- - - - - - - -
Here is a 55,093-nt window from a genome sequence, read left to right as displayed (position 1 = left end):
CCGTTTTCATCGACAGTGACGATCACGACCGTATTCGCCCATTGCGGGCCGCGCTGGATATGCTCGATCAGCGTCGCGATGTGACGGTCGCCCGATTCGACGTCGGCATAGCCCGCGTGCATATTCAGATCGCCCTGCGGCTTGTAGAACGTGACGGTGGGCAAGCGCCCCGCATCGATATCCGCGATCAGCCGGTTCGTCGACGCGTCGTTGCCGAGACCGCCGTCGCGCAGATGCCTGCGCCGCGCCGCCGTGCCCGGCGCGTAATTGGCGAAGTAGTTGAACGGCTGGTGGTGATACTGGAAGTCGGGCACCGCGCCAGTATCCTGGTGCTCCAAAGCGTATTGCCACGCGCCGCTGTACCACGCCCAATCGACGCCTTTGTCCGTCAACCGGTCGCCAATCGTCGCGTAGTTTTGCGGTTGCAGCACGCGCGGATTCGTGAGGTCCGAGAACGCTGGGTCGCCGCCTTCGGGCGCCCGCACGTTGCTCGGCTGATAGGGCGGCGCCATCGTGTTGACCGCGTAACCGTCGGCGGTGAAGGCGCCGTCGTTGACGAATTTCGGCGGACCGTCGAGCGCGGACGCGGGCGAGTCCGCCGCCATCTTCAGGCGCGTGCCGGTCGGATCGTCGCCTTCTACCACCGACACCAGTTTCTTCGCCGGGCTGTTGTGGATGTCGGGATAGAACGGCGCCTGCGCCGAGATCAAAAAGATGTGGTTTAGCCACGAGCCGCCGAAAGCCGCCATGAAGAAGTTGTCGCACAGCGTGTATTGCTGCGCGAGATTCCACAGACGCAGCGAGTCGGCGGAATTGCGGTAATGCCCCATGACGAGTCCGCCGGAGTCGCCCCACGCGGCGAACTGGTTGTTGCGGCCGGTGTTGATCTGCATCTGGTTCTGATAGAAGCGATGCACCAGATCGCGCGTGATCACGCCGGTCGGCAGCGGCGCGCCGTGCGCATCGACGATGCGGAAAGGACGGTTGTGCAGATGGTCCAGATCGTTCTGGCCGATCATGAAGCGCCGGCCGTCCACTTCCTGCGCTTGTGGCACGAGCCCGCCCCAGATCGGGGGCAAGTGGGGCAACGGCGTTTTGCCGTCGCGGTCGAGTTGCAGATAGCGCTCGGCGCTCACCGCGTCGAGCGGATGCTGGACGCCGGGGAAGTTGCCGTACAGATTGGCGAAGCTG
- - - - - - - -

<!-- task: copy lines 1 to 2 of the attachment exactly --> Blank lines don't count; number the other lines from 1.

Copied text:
Here is a 55,093-nt window from a genome sequence, read left to right as displayed (position 1 = left end):
CCGTTTTCATCGACAGTGACGATCACGACCGTATTCGCCCATTGCGGGCCGCGCTGGATATGCTCGATCAGCGTCGCGATGTGACGGTCGCCCGATTCGACGTCGGCATAGCCCGCGTGCATATTCAGATCGCCCTGCGGCTTGTAGAACGTGACGGTGGGCAAGCGCCCCGCATCGATATCCGCGATCAGCCGGTTCGTCGACGCGTCGTTGCCGAGACCGCCGTCGCGCAGATGCCTGCGCCGCGCCGCCGTGCCCGGCGCGTAATTGGCGAAGTAGTTGAACGGCTGGTGGTGATACTGGAAGTCGGGCACCGCGCCAGTATCCTGGTGCTCCAAAGCGTATTGCCACGCGCCGCTGTACCACGCCCAATCGACGCCTTTGTCCGTCAACCGGTCGCCAATCGTCGCGTAGTTTTGCGGTTGCAGCACGCGCGGATTCGTGAGGTCCGAGAACGCTGGGTCGCCGCCTTCGGGCGCCCGCACGTTGCTCGGCTGATAGGGCGGCGCCATCGTGTTGACCGCGTAACCGTCGGCGGTGAAGGCGCCGTCGTTGACGAATTTCGGCGGACCGTCGAGCGCGGACGCGGGCGAGTCCGCCGCCATCTTCAGGCGCGTGCCGGTCGGATCGTCGCCTTCTACCACCGACACCAGTTTCTTCGCCGGGCTGTTGTGGATGTCGGGATAGAACGGCGCCTGCGCCGAGATCAAAAAGATGTGGTTTAGCCACGAGCCGCCGAAAGCCGCCATGAAGAAGTTGTCGCACAGCGTGTATTGCTGCGCGAGATTCCACAGACGCAGCGAGTCGGCGGAATTGCGGTAATGCCCCATGACGAGTCCGCCGGAGTCGCCCCACGCGGCGAACTGGTTGTTGCGGCCGGTGTTGATCTGCATCTGGTTCTGATAGAAGCGATGCACCAGATCGCGCGTGATCACGCCGGTCGGCAGCGGCGCGCCGTGCGCATCGACGATGCGGAAAGGACGGTTGTGCAGATGGTCCAGATCGTTCTGGCCGATCATGAAGCGCCGGCCGTCCACTTCCTGCGCTTGTGGCACGAGCCCGCCCCAGATCGGGGGCAAGTGGGGCAACGGCGTTTTGCCGTCGCGGTCGAGTTGCAGATAGCGCTCGGCGCTCACCGCGTCGAGCGGATGCTGGACGCCGGGGAAGTTGCCGTACAGATTGGCGAAGCTG